I served as the Assistant Director (not technically the 1st A.D. since we had no 2nd A.D.) on the Polaris principle photography last week, and I have to say it was a complete kick to do. It also kicked my ass!
In most any group of this kind you find the people that you can count on to get things done and those who will slack off. Fortunately, on this crew the balance was more in favor of the go-getters than the other.
As the A.D. my job was the run the set, which means to get the shooting schedule together and to make sure that everyone gets what they need, preferably before they ask for it. I think I was reasonably successful in this at least some of the time because in many instances when Dennis would say something like "John needs power for the sewing machine" I'd seen to it five minutes before.
Because I came into the project late, and the set wasn't done when we started, the first few days we tended to assemble the schedule on the day. When we fell way behind on our first two days I came up with a strategy to maximize coverage and knock out most of the closeups of the supporting cast in blocks, meaning there would be time to get the more complex master shots without having to spend a lot of time getting the closeups later. I am proudest of Wednesday, when we knocked out 11 pages of script, when our previous best had been about 5!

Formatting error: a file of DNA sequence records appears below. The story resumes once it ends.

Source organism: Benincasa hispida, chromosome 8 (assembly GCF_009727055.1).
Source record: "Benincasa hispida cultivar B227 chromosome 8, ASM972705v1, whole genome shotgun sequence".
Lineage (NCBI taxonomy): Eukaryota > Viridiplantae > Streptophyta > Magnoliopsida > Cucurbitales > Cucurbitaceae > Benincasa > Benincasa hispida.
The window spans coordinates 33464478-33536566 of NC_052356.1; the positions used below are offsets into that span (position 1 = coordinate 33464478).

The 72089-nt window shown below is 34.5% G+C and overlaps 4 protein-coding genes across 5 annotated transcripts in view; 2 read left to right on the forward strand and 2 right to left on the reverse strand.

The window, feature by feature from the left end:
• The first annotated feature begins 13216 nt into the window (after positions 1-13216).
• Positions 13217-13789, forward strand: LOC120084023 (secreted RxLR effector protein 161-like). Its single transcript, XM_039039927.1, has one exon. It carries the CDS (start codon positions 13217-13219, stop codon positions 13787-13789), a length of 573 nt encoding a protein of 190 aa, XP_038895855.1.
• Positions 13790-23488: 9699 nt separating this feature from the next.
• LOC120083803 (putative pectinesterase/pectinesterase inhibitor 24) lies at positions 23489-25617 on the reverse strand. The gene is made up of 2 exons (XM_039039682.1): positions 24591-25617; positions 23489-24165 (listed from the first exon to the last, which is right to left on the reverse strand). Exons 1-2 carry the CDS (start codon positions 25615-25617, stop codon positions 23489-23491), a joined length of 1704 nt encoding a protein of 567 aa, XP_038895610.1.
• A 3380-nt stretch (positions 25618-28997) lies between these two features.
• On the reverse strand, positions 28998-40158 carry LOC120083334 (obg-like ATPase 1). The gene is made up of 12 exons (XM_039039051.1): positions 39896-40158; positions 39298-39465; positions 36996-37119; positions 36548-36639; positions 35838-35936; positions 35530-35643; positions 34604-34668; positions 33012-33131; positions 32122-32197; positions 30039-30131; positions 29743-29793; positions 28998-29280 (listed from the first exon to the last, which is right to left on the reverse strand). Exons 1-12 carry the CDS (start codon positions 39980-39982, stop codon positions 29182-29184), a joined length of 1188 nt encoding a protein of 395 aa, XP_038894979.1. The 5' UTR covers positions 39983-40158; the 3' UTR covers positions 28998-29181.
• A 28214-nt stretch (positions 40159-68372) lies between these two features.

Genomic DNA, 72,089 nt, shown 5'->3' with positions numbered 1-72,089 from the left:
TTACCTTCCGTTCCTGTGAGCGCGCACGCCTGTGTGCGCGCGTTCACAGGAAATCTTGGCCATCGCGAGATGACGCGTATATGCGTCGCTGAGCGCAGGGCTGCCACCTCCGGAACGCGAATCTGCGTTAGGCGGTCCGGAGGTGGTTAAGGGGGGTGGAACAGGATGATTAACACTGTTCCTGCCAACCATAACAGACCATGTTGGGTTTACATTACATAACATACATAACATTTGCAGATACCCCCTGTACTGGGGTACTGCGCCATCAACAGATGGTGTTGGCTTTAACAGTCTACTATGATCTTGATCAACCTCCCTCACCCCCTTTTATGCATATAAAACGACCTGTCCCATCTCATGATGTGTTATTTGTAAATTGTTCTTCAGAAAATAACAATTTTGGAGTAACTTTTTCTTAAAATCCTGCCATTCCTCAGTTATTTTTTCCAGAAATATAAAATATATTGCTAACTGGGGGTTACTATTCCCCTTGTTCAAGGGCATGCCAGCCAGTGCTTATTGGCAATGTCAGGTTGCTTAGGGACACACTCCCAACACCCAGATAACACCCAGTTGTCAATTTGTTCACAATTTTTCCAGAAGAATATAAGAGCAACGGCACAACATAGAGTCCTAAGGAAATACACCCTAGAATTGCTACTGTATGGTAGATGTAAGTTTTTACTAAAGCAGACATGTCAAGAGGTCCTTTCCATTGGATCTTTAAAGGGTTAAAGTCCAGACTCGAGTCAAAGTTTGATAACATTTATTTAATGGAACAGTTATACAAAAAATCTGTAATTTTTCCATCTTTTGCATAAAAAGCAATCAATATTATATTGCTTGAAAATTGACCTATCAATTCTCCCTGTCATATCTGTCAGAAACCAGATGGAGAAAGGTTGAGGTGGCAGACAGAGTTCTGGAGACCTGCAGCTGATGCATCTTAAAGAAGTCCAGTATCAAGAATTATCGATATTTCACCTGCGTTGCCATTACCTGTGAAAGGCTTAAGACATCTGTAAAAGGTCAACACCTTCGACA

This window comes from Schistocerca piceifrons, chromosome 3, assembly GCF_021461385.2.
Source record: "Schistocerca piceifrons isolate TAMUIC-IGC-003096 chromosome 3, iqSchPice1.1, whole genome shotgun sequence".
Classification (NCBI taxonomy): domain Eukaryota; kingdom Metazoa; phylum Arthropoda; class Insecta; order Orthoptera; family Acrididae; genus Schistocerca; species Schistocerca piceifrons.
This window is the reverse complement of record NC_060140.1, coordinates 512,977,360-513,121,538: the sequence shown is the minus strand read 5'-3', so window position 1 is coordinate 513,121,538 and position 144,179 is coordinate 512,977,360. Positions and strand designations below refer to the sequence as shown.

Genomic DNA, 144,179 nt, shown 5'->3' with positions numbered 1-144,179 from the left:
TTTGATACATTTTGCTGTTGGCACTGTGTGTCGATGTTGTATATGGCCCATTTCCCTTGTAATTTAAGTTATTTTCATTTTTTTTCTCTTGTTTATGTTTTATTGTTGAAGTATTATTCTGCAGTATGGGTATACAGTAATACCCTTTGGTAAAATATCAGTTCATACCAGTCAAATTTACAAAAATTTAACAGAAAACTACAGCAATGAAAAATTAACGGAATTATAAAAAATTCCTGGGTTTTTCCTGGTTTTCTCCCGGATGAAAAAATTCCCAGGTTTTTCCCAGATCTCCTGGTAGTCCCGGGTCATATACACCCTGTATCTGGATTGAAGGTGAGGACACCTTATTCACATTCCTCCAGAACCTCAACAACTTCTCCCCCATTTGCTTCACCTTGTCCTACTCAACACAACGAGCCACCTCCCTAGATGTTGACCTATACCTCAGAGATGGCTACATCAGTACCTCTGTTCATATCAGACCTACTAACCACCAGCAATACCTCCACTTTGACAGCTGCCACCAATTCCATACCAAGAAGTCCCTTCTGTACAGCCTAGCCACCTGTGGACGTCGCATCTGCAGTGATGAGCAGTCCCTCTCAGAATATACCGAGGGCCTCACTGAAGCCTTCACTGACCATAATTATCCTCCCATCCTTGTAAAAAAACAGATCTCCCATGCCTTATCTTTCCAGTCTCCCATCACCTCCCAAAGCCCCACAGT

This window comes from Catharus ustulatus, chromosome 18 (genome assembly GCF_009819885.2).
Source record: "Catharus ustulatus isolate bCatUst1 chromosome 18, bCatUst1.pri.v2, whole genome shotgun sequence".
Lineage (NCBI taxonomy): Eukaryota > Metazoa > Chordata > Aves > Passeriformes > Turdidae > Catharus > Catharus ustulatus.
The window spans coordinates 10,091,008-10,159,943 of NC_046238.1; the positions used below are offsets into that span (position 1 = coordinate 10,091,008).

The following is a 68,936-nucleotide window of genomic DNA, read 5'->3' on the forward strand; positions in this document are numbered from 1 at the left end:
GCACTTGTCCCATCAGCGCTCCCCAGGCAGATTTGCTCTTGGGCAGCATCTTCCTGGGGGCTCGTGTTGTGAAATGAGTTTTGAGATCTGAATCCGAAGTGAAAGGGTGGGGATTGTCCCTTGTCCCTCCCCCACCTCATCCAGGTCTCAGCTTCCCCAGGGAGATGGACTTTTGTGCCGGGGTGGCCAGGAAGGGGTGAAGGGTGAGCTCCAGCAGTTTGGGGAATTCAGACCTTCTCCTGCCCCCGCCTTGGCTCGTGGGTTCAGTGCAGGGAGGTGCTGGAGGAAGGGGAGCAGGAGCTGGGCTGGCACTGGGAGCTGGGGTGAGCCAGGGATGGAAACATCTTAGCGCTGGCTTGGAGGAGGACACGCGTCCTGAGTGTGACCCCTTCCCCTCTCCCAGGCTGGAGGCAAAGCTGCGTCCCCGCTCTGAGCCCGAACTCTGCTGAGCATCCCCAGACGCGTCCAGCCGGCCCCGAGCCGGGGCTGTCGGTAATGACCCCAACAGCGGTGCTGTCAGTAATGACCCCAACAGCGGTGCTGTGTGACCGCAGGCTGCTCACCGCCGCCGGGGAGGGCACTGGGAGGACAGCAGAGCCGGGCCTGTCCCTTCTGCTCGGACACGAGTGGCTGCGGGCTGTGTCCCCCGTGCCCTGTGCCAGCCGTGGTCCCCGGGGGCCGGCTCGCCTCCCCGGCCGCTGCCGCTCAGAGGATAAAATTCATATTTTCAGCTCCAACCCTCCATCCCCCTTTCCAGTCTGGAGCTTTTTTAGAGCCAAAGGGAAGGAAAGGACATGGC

We still went over on several days when I'd hoped not to, but part of that was just the crew was smallish for this scale of production, and some members of the crew, whilst hard-working troopers, were new or newish to film production. At one point I had to chew everyone out because I couldn't get the set quiet. Grrrr! As I say, no one loves the A.D.!
The biggest problem I had were not having a dedicated script supervisor (Lucy Faria did the job when not on set, but she was often on camera), which meant my lunch and dinner breaks were often spent sitting on the set floor, spreading out the pages, and trying to figure out what we'd covered and what we'd missed.
The fun stuff was working with my boyfriend to detail and decorate the sets (we planted a nice Star Wars in-joke in the "brig" that I don't think they got in shot), talking some of the actors into doing funny bits during takes to break tension, and directing second unit type stuff, including security camera footage of a "redshirt" death, which looked fast, brutal and fantastic.
A lot of fun! But now, two days after we wrapped, I'm still exhausted and my feet hurt from being on them 12-14 hours a day for 8 days!
My heartfelt thanks to Dennis for giving me this opportunity to help make this happen.